One of the most important pieces of advice women can follow about their health is getting screening mammograms on schedule, and not putting them off. “Anybody can get breast cancer — one in eight women develops it over her lifetime,” says Neelima Chintapalli, M.D., hematologist and oncologist at CHRISTUS Cancer Treatment Center.
“We also have young women who develop the disease. The important thing to know is that it’s very treatable, particularly when it hasn’t spread beyond the breast.” There have been many developments in breast cancer treatment in recent years, most of which involve tailoring care to individual patients. Common examples include determining what drug combinations work best for a woman’s individual breast cancer, and whether her best course of action is immediate surgery or a tumor-shrinking treatment. CHRISTUS Health Shreveport-Bossier also participates in clinical trials,
offering patients alternative treatments and access to the latest medicine and treatment across the nation.
Take Charge of Your Health
“The earlier we detect cancer, the better chance we have to fight it, particularly if we can catch it at a stage before cancer cells have left a specific area,” Dr. Chintapalli says. “You can almost always cure that with surgery, radiation or even something as small as a hormone blocker. Patients may not need chemotherapy.” Dr. Chintapalli stresses that women need to take responsibility for their own health. This could include anything from getting screening mammograms regularly to eating a healthy diet to incorporating regular exercise and limiting alcohol intake to lower cancer risk.
“Know your body — be aware if there are any changes or anything out of the ordinary regarding your breasts,” Dr. Chintapalli says. “Taking preventive measures, especially when there’s a family history, allows us to catch cancers earlier and at a more curable stage.”
Getting the Jump on Breast Cancer
When she received her diagnosis 11 years ago, longtime breast cancer survivor Denise Tindall, 54, was crushed. Her mother is a breast cancer survivor, and she’d been careful about her risk ever since her mother’s diagnosis. “My diagnosis was devastating at first, but then I took the bull by the horns and had surgery, chemo and radiation,” Denise says. “I got in the fight quickly, and I was blessed throughout the process to be surrounded by family, friends and my church family and to be receiving excellent medical care.” Today, Denise is doing great and using her second chance to help other women dealing with the same thing she went through. Along with two other people, Denise facilitates a breast cancer support group at the CHRISTUS Health Breast Center once a month to provide community and connection to women who currently have or have had breast cancer.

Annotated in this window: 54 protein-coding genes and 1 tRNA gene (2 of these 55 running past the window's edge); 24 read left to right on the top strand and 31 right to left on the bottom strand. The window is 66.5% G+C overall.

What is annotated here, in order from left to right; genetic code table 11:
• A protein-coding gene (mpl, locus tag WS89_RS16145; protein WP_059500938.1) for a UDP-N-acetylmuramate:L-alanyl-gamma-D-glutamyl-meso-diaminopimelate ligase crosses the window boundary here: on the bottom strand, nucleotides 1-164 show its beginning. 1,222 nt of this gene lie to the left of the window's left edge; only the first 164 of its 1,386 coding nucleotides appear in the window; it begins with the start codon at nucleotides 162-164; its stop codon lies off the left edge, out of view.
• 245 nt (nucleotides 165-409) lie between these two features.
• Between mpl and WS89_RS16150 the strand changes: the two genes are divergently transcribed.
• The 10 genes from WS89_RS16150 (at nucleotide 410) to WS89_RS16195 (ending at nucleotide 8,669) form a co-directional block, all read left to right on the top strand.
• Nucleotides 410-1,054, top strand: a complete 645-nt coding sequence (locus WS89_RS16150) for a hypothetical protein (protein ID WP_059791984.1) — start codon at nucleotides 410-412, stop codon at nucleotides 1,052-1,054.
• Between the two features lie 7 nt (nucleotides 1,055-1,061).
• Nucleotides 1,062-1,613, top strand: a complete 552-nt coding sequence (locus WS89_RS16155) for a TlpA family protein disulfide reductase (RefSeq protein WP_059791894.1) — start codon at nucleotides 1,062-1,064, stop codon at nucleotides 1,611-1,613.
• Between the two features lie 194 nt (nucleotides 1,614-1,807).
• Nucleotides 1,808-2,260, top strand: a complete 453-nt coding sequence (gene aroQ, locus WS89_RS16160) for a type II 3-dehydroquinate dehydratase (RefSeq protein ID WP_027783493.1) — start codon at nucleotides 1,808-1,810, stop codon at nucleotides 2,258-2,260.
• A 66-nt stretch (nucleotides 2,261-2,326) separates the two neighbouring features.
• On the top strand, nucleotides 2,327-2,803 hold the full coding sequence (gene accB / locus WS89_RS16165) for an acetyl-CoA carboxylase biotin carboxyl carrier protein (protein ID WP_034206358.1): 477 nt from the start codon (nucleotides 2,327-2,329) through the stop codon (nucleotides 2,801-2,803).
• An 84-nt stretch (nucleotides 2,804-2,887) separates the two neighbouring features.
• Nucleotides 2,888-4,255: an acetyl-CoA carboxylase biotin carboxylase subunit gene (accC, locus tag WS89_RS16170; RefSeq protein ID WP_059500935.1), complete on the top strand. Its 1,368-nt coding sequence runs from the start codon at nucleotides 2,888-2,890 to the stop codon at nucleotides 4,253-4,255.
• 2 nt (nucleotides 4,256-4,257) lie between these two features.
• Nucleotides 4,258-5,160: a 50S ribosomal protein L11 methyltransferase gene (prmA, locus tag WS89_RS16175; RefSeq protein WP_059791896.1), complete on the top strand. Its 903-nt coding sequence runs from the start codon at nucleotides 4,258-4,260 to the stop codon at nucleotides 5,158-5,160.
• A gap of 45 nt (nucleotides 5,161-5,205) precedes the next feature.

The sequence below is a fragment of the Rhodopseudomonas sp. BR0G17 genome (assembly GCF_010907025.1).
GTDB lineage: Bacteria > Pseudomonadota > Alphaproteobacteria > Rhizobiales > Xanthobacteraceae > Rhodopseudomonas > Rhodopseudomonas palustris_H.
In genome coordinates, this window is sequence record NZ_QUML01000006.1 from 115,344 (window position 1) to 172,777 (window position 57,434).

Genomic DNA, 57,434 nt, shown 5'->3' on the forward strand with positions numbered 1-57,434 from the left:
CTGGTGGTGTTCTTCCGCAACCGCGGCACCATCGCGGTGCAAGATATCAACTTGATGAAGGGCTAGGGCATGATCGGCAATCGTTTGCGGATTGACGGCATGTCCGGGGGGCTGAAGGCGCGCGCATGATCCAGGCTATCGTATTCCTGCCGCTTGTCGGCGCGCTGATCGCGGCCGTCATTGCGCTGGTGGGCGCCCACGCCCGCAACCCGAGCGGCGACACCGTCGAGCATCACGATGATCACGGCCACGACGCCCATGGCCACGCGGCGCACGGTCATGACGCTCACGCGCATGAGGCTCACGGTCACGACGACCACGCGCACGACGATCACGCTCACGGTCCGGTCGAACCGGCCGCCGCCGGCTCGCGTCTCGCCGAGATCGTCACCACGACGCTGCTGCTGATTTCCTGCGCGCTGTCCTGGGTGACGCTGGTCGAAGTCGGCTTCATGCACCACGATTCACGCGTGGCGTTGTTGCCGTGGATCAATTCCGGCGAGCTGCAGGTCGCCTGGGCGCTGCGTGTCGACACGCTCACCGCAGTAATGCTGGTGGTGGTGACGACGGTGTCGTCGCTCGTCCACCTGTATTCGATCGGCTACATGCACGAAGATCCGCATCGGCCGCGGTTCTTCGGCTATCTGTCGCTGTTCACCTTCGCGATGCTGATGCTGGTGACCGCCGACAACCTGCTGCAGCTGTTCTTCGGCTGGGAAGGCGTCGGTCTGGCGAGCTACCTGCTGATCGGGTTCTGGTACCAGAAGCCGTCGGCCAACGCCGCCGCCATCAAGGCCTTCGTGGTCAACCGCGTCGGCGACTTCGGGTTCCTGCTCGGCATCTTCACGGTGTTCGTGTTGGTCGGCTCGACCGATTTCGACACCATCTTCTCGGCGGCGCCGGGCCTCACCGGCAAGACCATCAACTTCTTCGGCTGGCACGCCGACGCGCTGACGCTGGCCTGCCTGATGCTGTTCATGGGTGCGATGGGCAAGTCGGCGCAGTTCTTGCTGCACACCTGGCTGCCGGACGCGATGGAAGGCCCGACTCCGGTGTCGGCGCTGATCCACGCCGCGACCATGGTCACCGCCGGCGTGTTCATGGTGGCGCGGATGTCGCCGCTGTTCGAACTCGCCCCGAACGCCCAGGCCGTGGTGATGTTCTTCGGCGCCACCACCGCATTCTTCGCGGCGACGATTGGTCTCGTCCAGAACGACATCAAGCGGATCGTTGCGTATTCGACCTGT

“Women need to know that we are important and that we need to take care of ourselves,” Denise says. “There’s always hope. Every day we wake up and have a whole new hope.”
Finding Your Peace
Although Rachel Procell’s mother, Sherry Collins, passed away from breast cancer earlier this year, Rachel’s focus is on life. “Even when my mom was going through treatment, her quality of life was still so good,” Rachel says. “Even though life doesn’t always turn out how we want it to, it’s all about perspective.” A big factor in her mother’s happiness, Rachel notes, was the care she received at the CHRISTUS Cancer Treatment Center. Sherry and her family had a great relationship with the staff, and Rachel says she’d recommend the CHRISTUS Cancer Treatment Center to anyone.
“Fortunately my mom’s breast cancer was not hereditary — we did the genetic testing and it came back negative — but it absolutely made me more conscious of my own health, and I would encourage others to do the same,” Rachel says. “More than anything, though, I would encourage everyone to know there is life after a breast cancer diagnosis. Our faith made the journey bearable, and I want people to know there is hope for them to find that same peace and live a great life.”
On the Journey
When Rita Harris, 65, was diagnosed with breast cancer, she spent a week and half considering what she should do. Finally, she told her husband that she was resolved to be a cancer survivor, and it was time to start the fight.
“When I spoke to my doctors at the CHRISTUS Cancer Treatment Center, I told them I wanted to have my surgery in Thibodaux in order to be close to my mom,” Rita says. “Everyone was wonderful, and they all worked with me to get me ready for surgery and then set up treatments here after it was over.”
Rita, who recently finished her cancer treatment, credits her good attitude to lots of prayer, the wonderful team at CHRISTUS, her husband, Charlie, and her daughters Trina, Stacey, Elaine and Cherie.
“Life is a journey, and cancer is just a piece of that journey,” Rita says. “An important part of the journey of being a woman is being proactive about our health and taking care of ourselves.”